Saturday, August 27, 2011

How to care for an iron skillet

Iron skillets, being old-timey relics, attract folk wisdom to them like they're magnetic. There are recipes on their curing, and lengthy rituals for seasoning a new skillet abound in the lore.

One thing those who cook in iron will agree upon is that you can't rush experience. The process of making a new skillet non-stick is not unlike breaking in a new sous chef. Start out by practicing, then give it progressively more challenging tasks until it's frying your eggs every morning like a champ. Treat it like it's special, enabling it to do its job in its inimitable way, because it is an original. Is treating a cast iron skillet differently from all your other cookware too much to ask for a non-stick surface that doesn't come to you care of the chemical labs of DuPont? I don't think so.

I learned to care for cast iron from my first mother-in-law, an excellent home cook who grew up in a large, rural family during the Depression. Many of her standards had clearly not varied from the days when she prepared them on a wood stove. She scrambled eggs in a cast iron skillet in the morning, and baked cornbread in the same skillet every night. When I set up my own kitchen, I got a small skillet, which I still use every day. I have a larger one, too, for bigger jobs.

I put my other pots and Pyrex through the dishwasher. Large items that don't fit, I wash in the sink with hot soap and water. For cast iron, I follow a different method, and clean the skillet the same way I watched my mother-in-law clean hers. After rinsing and squeezing any remaining dish soap from the sponge, I wash the skillet gently, not using the scrubby side of the sponge if I can help it, because this removes the non-stick finish that I build up by seasoning my skillet after every use. When it's clean, I set it on the stove and dry it over a high heat. When all of the water has evaporated and the skillet begins to smoke, I turn off the heat and pour in about a teaspoon of high-heat oil such as sunflower oil, and rub it in all over the bottom and sides of the inside of the skillet with a paper towel. After the skillet cools, I put it away.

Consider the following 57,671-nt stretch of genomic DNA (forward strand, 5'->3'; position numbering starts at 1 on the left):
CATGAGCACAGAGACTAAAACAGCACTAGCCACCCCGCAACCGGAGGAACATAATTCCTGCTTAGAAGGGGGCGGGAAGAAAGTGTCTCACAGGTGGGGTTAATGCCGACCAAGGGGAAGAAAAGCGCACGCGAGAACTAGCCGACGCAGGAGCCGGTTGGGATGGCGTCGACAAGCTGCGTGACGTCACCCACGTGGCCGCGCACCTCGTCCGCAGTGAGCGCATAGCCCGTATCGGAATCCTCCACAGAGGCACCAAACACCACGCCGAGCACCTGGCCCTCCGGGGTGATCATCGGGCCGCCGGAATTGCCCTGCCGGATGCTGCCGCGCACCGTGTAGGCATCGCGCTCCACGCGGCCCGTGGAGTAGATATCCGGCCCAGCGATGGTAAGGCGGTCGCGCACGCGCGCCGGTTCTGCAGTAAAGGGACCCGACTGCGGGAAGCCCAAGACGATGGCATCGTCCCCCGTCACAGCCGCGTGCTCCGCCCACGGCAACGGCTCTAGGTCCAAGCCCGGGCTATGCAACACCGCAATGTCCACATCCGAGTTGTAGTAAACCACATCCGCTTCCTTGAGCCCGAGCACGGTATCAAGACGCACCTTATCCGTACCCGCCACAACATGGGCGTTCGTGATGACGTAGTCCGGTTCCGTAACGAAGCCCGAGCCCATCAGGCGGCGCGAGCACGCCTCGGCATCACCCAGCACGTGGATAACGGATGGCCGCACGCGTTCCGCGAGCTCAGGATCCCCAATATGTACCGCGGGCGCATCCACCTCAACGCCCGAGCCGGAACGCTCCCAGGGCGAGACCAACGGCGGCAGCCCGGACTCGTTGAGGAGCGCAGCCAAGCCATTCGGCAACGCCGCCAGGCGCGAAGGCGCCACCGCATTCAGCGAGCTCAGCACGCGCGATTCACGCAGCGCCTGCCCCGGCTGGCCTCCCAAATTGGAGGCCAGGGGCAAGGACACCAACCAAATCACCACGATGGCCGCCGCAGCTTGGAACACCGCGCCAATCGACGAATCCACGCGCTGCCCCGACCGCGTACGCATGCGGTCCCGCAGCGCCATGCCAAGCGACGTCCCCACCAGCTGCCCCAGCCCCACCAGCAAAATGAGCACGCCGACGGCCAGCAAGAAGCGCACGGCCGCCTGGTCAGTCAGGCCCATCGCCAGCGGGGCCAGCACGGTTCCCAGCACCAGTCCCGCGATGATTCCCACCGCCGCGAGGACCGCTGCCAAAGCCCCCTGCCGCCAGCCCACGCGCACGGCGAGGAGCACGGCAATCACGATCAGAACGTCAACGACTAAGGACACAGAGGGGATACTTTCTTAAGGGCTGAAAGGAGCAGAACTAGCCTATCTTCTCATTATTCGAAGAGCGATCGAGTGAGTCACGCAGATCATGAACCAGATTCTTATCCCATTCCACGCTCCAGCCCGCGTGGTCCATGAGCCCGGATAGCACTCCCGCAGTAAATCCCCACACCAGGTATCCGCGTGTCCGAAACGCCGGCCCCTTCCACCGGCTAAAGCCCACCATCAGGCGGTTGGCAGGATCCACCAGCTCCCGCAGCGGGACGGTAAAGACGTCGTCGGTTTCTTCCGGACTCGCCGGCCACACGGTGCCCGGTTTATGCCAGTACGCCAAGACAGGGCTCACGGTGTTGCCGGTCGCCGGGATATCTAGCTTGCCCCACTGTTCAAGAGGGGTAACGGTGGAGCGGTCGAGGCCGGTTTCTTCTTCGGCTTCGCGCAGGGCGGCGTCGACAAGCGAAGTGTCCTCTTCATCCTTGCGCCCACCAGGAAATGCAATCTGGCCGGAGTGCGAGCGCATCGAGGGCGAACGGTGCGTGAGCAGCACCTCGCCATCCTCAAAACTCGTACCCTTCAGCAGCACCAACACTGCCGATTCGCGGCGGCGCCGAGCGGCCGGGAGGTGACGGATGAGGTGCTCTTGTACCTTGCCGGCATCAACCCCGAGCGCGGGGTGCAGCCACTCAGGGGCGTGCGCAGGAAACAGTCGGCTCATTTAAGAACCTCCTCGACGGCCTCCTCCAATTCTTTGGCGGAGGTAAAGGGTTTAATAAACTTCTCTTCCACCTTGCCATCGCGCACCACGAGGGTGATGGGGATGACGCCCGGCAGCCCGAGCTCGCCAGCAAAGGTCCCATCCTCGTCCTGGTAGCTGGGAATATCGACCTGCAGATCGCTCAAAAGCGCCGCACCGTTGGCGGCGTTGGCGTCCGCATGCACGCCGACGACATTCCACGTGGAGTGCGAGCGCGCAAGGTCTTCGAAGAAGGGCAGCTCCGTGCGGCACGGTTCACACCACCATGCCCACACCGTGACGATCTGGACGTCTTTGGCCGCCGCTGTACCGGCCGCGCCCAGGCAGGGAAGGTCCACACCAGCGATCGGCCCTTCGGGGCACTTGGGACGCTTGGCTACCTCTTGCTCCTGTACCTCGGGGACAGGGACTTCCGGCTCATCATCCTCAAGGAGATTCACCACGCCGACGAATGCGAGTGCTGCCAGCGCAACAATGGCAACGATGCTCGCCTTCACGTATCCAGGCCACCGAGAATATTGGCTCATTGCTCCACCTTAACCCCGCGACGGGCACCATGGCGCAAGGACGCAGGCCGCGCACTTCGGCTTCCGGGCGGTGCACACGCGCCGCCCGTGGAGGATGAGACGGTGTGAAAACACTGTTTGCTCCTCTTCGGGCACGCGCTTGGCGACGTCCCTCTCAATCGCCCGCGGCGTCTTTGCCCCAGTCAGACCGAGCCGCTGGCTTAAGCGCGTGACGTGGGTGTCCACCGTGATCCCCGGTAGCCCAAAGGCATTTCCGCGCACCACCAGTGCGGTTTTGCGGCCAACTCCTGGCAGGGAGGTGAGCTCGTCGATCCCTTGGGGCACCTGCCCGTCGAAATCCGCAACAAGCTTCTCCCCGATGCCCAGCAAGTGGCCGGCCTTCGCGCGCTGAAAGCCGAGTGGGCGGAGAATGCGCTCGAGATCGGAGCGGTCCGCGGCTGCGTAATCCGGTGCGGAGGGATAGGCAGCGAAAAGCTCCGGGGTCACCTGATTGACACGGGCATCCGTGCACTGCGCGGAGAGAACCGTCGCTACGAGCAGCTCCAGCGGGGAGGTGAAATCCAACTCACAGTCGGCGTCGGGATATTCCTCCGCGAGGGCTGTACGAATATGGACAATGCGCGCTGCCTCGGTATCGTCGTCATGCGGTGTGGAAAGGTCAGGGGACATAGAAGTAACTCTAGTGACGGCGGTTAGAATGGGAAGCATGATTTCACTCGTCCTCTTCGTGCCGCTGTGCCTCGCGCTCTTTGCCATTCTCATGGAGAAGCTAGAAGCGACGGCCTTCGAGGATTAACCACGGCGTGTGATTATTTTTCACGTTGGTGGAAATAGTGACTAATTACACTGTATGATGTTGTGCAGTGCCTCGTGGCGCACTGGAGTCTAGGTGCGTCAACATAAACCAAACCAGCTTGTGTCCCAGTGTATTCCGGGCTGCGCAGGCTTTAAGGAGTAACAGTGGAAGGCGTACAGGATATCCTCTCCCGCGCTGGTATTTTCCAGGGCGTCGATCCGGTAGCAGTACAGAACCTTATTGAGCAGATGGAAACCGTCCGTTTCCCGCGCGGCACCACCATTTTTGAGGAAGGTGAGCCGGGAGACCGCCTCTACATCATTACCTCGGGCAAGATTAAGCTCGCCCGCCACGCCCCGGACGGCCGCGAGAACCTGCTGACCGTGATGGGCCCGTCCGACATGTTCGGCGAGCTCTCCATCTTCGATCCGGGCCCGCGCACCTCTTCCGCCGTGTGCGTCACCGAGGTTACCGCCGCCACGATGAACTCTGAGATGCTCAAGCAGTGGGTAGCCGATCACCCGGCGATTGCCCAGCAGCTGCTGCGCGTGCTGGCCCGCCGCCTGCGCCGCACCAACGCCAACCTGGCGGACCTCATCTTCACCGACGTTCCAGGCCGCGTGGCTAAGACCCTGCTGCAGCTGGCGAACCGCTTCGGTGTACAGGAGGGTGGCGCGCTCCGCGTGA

When I buy a brand new skillet, I do the same thing: wash it gently without soap, heat it to smoking, and oil it. At first, the coating this makes is very thin and not as non-stick as it will become over time, with use. Literally, using the skillet to cook seasons it, and this cleaning method seasons it more evenly and thoroughly. When your iron skillet looks like mine, black and shiny with use, it will release omelets, sear steaks, and allow you to sauté and shallow-fry anything with ease.
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